The Fighting Chance boxing gym is located on the Minneapolis Northside, in a re-purposed fire house that had stood abandoned for nine years. Neighborhood kids used to throw rocks through the windows; climb through, hang out and maybe smoke some weed. Now they peer through new windows and walk through freshly painted doors; sign up, lace up and maybe get a hot meal.
Since it opened on March 28th, the non-profit gym has seen more than 250 kids come through its doors. Middle school boys and girls, a few teenagers, and a smattering of little ones, anywhere from eight to ten years old. One homeless family rode the bus all night and then showed up in the morning, ragged and starving. The five children dug into some Sloppy Joe’s from the gym’s kitchen while the aunt raising them sat and rested. Kids train for free here, anyone over 18 pays between $15 and $25 per month.
Fighting Chance has speed bags and heavy bags, a ring and work-out room, built out bathrooms with a shower and a fully functional kitchen. It looks clean and inviting, sunshine pouring through the windows onto children learning how to wrap hands, punch stuff, and jump rope.
The gym is the brainchild of Victor Mills, a longtime Minneapolis police officer who spent the last few years of his 23-year stint in the city’s public schools, helping to keep kids on the straight and narrow. Mills boxed himself, training at Uppercuts in Northeast Minneapolis, and he found taking kids from the troubled Northside of the city to gyms in other parts of the city had an impact. Boxing requires a lot of one-on-one attention, which kids crave, and anyone who has hit the bag and felt a hook sink in right knows how good that feels. You want to do it again and again, feel the confidence build and let that aggression and stress out on in inanimate, receptive target.
“We have a few kids here who are really getting into it,” Mills said. “There’s this kid D, big afro, he came in and his mom was like, ‘he’s real shy and doesn’t like to hit anything,’ but this kid has crisp, straight punches. Doesn’t say nothing, just comes in and hits hard. And this other boy Mo, he’s got punches too. I didn’t believe him when he said he’d never boxed before, but his mom said so too. I’ve been really surprised at how many kids have come through, how good some of them are. We've almost been overwhelmed by the reaction.”
Kids on the north side of Minneapolis need this. North Minneapolis has been synonymous with crime and drugs for at least 20 years. On a sunny afternoon, the rows of single-family homes belie the violence that goes down here on a regular basis. This is where the local Black Lives Matter movement and allies staged a protest for several days last winter, calling for a release of video footage in the shooting of Jamar Clark.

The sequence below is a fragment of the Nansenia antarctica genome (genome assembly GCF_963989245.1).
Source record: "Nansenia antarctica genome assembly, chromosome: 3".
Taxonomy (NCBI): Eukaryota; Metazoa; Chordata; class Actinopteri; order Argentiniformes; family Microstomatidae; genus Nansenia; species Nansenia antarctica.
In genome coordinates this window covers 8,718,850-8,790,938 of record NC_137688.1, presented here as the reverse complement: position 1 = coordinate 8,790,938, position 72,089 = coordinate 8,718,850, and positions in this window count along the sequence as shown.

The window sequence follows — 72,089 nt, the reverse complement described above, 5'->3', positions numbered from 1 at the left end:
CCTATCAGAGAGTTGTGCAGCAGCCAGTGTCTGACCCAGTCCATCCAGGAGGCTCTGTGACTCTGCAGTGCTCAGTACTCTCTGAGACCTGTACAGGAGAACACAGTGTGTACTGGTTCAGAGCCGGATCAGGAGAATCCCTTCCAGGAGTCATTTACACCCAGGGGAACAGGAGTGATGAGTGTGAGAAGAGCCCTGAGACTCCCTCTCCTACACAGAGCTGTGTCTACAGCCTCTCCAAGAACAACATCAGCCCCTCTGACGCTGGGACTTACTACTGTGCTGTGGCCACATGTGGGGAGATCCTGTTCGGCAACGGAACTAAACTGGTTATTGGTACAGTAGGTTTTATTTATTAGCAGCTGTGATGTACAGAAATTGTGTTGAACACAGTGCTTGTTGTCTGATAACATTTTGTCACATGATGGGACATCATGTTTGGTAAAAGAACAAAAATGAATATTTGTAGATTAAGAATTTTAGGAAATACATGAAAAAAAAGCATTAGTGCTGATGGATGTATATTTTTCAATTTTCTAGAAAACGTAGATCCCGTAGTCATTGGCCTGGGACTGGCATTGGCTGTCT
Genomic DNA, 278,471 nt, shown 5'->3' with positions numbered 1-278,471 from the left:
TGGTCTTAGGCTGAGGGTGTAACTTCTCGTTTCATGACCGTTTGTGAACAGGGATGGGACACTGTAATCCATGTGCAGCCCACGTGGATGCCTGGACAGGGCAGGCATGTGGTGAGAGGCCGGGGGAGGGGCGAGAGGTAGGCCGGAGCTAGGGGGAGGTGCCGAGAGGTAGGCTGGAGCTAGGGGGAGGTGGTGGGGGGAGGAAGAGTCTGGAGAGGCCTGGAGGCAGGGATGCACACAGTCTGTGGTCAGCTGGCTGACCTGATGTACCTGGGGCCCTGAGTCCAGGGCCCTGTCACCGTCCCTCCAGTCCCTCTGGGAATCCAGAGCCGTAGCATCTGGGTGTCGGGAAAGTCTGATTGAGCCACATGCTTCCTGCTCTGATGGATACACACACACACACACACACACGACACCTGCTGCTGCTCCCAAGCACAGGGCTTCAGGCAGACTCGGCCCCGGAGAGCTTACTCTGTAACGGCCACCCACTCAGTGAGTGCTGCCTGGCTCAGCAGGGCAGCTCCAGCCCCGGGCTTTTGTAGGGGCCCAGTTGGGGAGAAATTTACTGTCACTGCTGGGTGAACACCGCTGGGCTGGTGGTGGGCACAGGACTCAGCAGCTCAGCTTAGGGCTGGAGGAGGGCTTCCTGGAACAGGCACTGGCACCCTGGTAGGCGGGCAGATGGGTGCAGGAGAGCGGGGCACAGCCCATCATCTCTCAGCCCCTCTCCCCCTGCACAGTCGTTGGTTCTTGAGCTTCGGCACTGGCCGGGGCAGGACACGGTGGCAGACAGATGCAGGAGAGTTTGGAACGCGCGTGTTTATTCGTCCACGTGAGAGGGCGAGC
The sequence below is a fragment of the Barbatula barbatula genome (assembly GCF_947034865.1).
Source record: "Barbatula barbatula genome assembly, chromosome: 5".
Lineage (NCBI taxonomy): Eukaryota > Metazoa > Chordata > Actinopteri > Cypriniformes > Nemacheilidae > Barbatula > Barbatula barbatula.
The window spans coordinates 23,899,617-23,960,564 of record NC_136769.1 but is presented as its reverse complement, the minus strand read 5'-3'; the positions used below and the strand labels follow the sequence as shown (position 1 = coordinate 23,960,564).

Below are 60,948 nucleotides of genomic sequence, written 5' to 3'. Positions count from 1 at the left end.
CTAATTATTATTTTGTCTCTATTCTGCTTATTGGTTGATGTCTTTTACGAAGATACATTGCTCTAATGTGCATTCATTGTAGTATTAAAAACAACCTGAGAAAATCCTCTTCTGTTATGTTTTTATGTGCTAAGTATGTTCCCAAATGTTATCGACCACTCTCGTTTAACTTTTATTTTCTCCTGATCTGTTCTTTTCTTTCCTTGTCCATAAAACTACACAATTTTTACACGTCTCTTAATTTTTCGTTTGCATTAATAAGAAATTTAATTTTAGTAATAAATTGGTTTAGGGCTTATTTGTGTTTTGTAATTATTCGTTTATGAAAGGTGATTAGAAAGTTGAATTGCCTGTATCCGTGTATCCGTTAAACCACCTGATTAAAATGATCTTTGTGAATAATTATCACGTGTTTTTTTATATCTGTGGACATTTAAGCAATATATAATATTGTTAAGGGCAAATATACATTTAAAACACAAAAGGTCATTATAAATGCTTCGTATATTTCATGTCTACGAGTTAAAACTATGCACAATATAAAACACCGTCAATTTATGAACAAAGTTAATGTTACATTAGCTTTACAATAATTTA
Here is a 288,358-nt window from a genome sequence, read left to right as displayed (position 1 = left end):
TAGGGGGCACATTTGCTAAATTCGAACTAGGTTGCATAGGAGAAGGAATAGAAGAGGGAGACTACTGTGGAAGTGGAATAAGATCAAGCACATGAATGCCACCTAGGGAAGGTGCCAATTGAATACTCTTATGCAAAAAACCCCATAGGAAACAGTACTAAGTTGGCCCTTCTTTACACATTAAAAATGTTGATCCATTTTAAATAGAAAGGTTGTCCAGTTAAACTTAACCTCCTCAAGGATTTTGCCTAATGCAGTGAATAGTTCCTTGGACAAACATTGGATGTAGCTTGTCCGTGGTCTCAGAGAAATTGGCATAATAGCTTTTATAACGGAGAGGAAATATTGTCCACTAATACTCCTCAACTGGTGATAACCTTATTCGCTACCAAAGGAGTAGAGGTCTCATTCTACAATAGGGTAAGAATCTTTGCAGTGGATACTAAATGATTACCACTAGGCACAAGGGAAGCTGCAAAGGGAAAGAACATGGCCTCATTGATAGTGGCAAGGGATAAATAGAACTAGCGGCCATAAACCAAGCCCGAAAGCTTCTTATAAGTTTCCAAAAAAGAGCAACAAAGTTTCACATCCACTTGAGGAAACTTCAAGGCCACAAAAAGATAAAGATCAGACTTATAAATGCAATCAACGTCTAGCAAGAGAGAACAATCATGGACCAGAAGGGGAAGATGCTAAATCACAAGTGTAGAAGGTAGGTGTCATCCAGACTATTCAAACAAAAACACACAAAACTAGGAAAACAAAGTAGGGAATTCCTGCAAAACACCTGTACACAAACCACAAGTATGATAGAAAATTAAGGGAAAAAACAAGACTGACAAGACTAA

Clark’s death rallied people who have been marginalized in this city of extremes for far too long. Black poverty on the Northside contrasts sharply with White affluence in the south, and in the surrounding suburbs. Livable as it might be for middle class whites, Minneapolis has been criticized for having the worst economic divisions along racial lines in the country.
Mills, 51, stands squarely athwart the chasm, as a self-described “former knucklehead” raised on conflicting doses of petty crime and a stern motherly hand. It was the boxing gym that eventually helped turn his life around, steering him away from his father’s path, which ended in jail, and toward a life as a police officer and guide to lost children.
His partner, Ryan Burnet, grew up on the wealthy side of the split. He is the son of local real estate mogul Ralph Burnet and VP of several of the city’s hottest restaurants. In photos for the media he looks the part: clean cut, white, self-assured. In person it’s a bit different. I walked right past him in his sweatpants, T-shirt and fitted cap, figuring he was a trainer like a few of the ex-cops and fighters in the gym. Despite disparate backgrounds, Burnet blends in easily with guys like pro boxer Mohammed “The African Assassin” Kayongo, who came over from Uppercuts to help train the kids.
Burnet and Mills met at Uppercuts and when Mills was looking to expand the program he had started in the school as a police officer, Burnet stepped in. Mills was looking for a facility, a gym on the Northside where there should have been one long ago; a place where kids can eat good, train hard, and be safe. Burnet went through his rolodex and helped secure financing from private donors and big names in the local scene, from the Pohlad Foundation and others. They managed to raise $800,000, a lot of which went toward refitting the dilapidated fire house.
The partnership slowly took form in my mind after formally meeting Burnet. A former knucklehead turned cop and a wealthy scion who boxes meeting up in the city’s most troubled neighborhood to give children something to do and something good to eat. There wasn’t any of the black and white rhetoric surrounding police brutality and black crime, Northside dysfunction and Southside privilege. This fire house has become an island of sorts, a place to build different kinds of connections.
“Really it’s all about respect,” Mills said. “If we can get the police and people in this neighborhood to interact with respect, that already changes a lot of things. Part of it is just how we present ourselves, I mean, if I were here in uniform I’m sure things would be different and more difficult.”
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